#BCFC have not quantified the effect of COVID-19, though they did state that “revenue streams have been profoundly impacted by the temporary cessation of football”, but they did “significantly reduce operational costs” and took advantage of government support schemes.
#BCFC profit on player sales increased from £4.4m to £11.5m, largely from the transfer of Che Adams to Southampton. That was pretty good, but still a fair bit lower than Bristol City £26m, Brentford £25m and Hull City £23m.
#BCFC have consistently lost money, only reporting a profit once in the last eight years – and that was just £1m in 2015. Since then, the club has accumulated £85m of losses – or £102m if the stadium sale is excluded.
The only year that #BCFC reported a sizeable profit recently was £16m in 2012, due to £22m of player sales. 2020’s £12m is the first double-digit profit from this activity since then. but this season will be boosted by Jude Bellingham’s big money move to Borussia Dortmund.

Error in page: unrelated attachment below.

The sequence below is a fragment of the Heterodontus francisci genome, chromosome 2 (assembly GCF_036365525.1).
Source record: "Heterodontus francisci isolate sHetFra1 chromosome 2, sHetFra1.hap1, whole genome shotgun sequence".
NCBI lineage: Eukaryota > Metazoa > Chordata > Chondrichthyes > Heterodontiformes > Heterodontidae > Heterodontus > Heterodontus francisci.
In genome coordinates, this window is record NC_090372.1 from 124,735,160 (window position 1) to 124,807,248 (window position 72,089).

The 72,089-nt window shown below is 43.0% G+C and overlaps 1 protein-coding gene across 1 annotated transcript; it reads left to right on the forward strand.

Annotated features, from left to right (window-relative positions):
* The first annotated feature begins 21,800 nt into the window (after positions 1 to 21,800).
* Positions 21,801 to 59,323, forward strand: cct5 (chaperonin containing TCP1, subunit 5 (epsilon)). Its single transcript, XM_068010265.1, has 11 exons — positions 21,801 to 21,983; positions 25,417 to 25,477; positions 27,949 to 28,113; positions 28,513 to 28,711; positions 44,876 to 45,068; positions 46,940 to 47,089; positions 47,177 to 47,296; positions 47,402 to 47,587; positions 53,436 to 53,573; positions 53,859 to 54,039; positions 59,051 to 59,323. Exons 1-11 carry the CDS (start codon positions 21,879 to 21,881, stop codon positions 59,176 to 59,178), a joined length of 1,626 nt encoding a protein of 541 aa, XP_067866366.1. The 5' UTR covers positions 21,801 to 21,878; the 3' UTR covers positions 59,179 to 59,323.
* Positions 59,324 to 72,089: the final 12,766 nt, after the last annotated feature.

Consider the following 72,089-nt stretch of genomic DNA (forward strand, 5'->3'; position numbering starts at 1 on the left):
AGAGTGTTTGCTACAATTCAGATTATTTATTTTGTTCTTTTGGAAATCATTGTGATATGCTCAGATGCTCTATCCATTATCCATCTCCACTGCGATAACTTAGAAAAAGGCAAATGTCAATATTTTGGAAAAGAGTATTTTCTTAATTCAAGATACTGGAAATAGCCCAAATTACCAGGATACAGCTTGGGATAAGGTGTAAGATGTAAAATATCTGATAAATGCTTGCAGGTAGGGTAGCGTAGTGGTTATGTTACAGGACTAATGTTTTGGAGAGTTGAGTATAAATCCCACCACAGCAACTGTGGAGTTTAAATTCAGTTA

#BCFC underlying profitability is poor, as shown by their operating loss (i.e. excluding player sales and exceptional items). This has been consistently negative, though slightly improved in 2020 from £30m to £29m. In fairness, only one Championship club made an operating profit.
Despite small fall in 2020, #BCFC have done well to grow revenue by £8.1m (55%) in last 4 years. In fact, their £22.8m revenue is higher than the last year when they had a parachute payment in 2015. Highest growth came in commercial, which is the largest revenue stream (40%).
#BCFC £23m revenue is mid-table in the Championship, significantly below those clubs in receipt of parachute payments following relegation from the Premier League, but also behind clubs like Bristol City £27m and #NFFC £26m.
Championship revenue is hugely influenced by Premier League parachute payments, making it difficult for clubs like #BCFC to compete. Seven clubs benefited from these in 2019/20, led by Cardiff City, #FFC and #HTAFC (£42m), followed by Stoke City, Swansea City and WBA (£34m).